Sports Friday Night Football Preview: Maranatha Looks For Second Consecutive Win, Hosts Duarte on Friday By BRIAN REED-BAIOTTO, Sports Editor Published on Wednesday, September 28, 2016 | 6:53 pm Business News Name (required) Mail (required) (not be published) Website First Heatwave Expected Next Week Community News faithfernandez More » ShareTweetShare on Google+Pin on PinterestSend with WhatsApp,Virtual Schools PasadenaHomes Solve Community/Gov/Pub SafetyCitizen Service CenterPASADENA EVENTS & ACTIVITIES CALENDARClick here for Movie Showtimes EVENTS & ENTERTAINMENT | FOOD & DRINK | THE ARTS | REAL ESTATE | HOME & GARDEN | WELLNESS | SOCIAL SCENE | GETAWAYS | PARENTS & KIDS Community News More Cool Stuff Subscribe Top of the News HerbeautyYou Can’t Go Past Our Healthy Quick RecipesHerbeautyHerbeautyHerbeauty10 Most Influential Women In HistoryHerbeautyHerbeautyHerbeautyStop Eating Read Meat (Before It’s Too Late)HerbeautyHerbeautyHerbeautyBohemian Summer: How To Wear The Boho Trend RightHerbeautyHerbeautyHerbeauty10 Easy Tips To Help You Reset Your Sleep ScheduleHerbeautyHerbeautyHerbeauty11 Ayurveda Heath Secrets From Ancient IndiaHerbeautyHerbeauty Duarte (3-1) at Maranatha (1-2-1) at 7Maranatha got its first win of the season last week at Linfield Christian, despite having six injured starters unable to play.The Minutemen had been close twice, but finally put it together and look to continue their momentum as league play nears.Duarte started the season with wins over Windward, Montclair and Mountain View, but is coming off a 55-20 beatdown at the hands of Whittier Christian last week.Junior quarterback Kwon Peterson and running back Awan Parker have both played well of late, and that will need to continue if the Minutemen are able to even their record this week.Four-time CIF championship coach Steve Bogan is getting results, despite injuries, and the Minutemen get this last tune up before Olympic League play begins.“We are going to focus more on ourselves and our jobs than on (Duarte), but we can not allow them to have sustained, long drives,” Bogan said. “They have talent and we can’t allow big plays. (Quarterback) Kwon Peterson is progressing well both throwing and running, and is a real dual threat.”Olympic League Standings:Village Christian (4-1)Whittier Christian (4-1)Heritage Christian (3-2)Cerritos Valley Christian (3-2)Maranatha (1-2-1) Get our daily Pasadena newspaper in your email box. Free.Get all the latest Pasadena news, more than 10 fresh stories daily, 7 days a week at 7 a.m. Pasadena Will Allow Vaccinated People to Go Without Masks in Most Settings Starting on Tuesday Your email address will not be published. Required fields are marked * Pasadena’s ‘626 Day’ Aims to Celebrate City, Boost Local Economy Make a comment 3 recommended0 commentsShareShareTweetSharePin it Home of the Week: Unique Pasadena Home Located on Madeline Drive, Pasadena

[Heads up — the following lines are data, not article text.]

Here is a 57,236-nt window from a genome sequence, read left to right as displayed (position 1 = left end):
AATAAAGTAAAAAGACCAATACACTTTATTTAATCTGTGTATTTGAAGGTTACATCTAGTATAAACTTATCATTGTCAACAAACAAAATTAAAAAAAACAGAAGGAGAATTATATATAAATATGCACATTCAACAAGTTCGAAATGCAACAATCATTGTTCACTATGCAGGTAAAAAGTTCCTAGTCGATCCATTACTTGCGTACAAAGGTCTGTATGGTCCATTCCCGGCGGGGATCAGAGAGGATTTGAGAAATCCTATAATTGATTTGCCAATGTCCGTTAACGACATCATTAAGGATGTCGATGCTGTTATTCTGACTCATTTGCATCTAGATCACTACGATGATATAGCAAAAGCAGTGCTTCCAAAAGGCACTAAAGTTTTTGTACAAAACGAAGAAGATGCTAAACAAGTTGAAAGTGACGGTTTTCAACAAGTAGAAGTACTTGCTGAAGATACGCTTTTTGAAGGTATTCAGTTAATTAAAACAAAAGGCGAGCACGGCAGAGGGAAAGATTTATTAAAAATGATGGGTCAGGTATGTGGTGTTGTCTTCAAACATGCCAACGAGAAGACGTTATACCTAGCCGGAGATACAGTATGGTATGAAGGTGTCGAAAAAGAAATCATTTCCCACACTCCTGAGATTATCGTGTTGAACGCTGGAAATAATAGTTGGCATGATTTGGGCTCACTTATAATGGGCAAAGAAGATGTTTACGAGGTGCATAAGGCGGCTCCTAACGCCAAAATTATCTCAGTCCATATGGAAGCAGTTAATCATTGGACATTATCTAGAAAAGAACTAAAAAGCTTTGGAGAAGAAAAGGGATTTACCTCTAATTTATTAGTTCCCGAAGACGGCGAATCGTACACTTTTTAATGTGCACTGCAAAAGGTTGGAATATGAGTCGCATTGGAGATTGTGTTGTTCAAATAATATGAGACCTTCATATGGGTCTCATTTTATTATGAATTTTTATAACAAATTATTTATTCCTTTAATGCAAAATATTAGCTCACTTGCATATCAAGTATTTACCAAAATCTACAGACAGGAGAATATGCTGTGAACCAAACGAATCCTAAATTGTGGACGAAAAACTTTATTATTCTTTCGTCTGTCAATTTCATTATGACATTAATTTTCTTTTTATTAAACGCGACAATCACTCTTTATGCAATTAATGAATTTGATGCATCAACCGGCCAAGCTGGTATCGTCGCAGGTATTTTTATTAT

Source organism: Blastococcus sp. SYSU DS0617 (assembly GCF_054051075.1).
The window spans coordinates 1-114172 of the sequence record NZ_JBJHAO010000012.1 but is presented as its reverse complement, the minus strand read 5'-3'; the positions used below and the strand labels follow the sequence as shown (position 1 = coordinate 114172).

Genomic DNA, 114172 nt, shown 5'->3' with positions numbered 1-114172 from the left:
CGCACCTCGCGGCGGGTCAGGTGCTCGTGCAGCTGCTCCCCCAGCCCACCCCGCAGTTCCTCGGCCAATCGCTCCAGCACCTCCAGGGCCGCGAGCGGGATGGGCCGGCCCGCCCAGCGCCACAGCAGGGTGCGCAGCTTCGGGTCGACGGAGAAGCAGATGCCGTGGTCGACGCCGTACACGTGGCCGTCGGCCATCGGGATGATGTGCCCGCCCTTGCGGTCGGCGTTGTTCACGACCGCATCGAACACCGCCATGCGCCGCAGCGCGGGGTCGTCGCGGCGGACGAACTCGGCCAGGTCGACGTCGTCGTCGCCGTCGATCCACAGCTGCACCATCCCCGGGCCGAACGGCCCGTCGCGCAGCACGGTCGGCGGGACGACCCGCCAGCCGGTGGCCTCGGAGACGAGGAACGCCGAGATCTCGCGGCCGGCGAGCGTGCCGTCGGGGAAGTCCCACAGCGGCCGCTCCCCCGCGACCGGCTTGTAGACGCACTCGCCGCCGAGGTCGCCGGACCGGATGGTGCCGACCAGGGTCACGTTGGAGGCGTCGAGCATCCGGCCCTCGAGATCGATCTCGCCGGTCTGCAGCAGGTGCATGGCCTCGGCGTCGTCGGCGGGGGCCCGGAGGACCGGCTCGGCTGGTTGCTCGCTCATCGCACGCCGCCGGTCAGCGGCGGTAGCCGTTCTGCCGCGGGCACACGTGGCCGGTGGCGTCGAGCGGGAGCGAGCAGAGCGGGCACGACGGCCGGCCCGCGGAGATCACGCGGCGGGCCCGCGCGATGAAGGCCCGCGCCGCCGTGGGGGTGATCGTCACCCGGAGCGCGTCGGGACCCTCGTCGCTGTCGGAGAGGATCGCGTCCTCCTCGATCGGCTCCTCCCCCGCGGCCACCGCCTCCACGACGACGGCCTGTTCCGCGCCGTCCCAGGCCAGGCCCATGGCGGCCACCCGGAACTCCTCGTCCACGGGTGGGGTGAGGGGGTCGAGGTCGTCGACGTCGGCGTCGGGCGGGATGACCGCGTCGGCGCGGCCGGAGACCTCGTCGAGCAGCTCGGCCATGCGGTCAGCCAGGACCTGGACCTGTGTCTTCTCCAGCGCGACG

2SHARESShareShareSharePrintMailGooglePinterestDiggRedditStumbleuponDeliciousBufferTumblr Although the Consumer Financial Protection Bureau (CFPB) is not expected to take up consumer protection policy issues associated with overdraft programs until later this year, the bureau has taken action against a large Alabama-based bank for violating federal rules prohibiting charging overdraft fees to consumers who have not opted in to overdraft protection programs.Federal rules enacted in 2010 state a consumer must opt in to certain overdraft programs to be covered by their protections for one-time debit and ATM transactions and charged a fee for their services.CFPB alleges Regions Bank of Birmingham, Ala., did not always limit overdraft fees to bank customers that had specifically opted in to its programs. Regions Bank also is accused of charging overdraft and non-sufficient funds fees on certain products despite its claims that it would not.The CFPB announced Tuesday that the bank has been fined $7.5 million for illegal actions. The bureau noted that Regions already had refunded “hundreds of thousands of consumers” roughly $49 million in fees, and that a consent order in the case requires the bank to fully refund all remaining consumers. continue reading »